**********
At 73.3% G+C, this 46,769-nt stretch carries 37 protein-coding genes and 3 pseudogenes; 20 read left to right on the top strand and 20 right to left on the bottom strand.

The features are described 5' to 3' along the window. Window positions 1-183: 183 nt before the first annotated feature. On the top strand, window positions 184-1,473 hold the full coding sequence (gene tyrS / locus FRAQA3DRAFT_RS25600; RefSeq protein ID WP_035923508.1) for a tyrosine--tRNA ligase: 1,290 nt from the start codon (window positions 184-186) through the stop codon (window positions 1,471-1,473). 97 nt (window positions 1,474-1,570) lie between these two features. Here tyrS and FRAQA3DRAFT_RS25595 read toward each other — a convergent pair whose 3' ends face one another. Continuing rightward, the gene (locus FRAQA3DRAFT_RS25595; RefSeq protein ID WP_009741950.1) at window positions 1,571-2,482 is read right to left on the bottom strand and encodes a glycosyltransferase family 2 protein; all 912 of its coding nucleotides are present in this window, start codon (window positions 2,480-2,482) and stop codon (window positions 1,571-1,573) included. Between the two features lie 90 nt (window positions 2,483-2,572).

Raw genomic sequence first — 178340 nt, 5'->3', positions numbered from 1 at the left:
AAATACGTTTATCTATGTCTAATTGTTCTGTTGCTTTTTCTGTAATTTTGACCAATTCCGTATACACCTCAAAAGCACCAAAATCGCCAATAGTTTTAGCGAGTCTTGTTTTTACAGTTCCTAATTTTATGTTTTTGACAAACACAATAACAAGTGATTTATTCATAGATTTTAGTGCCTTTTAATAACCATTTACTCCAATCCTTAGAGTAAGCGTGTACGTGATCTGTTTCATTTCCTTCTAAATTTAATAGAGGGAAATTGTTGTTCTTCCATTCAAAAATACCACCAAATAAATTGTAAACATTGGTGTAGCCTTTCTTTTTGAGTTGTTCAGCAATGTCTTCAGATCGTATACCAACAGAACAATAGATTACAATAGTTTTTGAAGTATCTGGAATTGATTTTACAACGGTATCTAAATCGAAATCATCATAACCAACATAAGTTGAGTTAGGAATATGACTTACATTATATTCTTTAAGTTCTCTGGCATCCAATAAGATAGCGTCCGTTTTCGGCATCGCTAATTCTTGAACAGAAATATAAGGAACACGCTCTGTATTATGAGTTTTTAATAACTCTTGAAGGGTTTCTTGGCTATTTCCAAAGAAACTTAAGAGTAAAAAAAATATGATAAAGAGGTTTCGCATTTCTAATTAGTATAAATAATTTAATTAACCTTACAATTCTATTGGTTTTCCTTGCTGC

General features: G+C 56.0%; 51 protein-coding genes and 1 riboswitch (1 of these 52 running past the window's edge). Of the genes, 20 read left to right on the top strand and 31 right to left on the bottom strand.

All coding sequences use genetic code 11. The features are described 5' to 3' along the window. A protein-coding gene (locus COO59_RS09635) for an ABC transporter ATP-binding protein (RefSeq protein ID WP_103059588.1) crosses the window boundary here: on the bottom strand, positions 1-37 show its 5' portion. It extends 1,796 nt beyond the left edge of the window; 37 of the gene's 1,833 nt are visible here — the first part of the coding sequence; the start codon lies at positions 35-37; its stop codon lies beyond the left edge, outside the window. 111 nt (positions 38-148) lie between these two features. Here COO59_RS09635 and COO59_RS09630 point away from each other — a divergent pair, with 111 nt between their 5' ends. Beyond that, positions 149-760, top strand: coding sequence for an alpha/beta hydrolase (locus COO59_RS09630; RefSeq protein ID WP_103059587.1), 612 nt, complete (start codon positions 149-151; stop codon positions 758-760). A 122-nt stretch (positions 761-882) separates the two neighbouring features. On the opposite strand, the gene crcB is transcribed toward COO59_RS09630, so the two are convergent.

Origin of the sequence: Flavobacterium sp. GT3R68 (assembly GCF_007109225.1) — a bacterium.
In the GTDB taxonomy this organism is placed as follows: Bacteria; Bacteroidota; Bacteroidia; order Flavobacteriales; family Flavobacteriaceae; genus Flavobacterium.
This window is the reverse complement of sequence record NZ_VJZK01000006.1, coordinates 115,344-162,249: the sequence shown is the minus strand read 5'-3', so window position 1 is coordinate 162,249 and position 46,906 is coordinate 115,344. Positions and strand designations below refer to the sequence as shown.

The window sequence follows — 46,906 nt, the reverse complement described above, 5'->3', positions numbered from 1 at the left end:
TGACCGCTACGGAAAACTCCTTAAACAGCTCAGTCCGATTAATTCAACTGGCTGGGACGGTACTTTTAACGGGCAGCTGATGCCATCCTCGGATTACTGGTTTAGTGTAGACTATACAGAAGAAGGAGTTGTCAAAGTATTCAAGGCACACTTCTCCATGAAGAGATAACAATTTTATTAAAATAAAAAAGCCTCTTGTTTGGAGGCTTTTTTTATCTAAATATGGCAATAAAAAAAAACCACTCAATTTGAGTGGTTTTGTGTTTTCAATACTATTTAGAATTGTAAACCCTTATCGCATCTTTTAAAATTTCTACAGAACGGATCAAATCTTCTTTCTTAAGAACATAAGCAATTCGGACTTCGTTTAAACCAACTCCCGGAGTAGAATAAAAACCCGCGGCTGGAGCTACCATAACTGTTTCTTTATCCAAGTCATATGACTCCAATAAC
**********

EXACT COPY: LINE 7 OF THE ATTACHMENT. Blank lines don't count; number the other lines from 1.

Origin of the sequence: Flavobacterium sp. GT3R68 (assembly GCF_007109225.1) — a bacterium.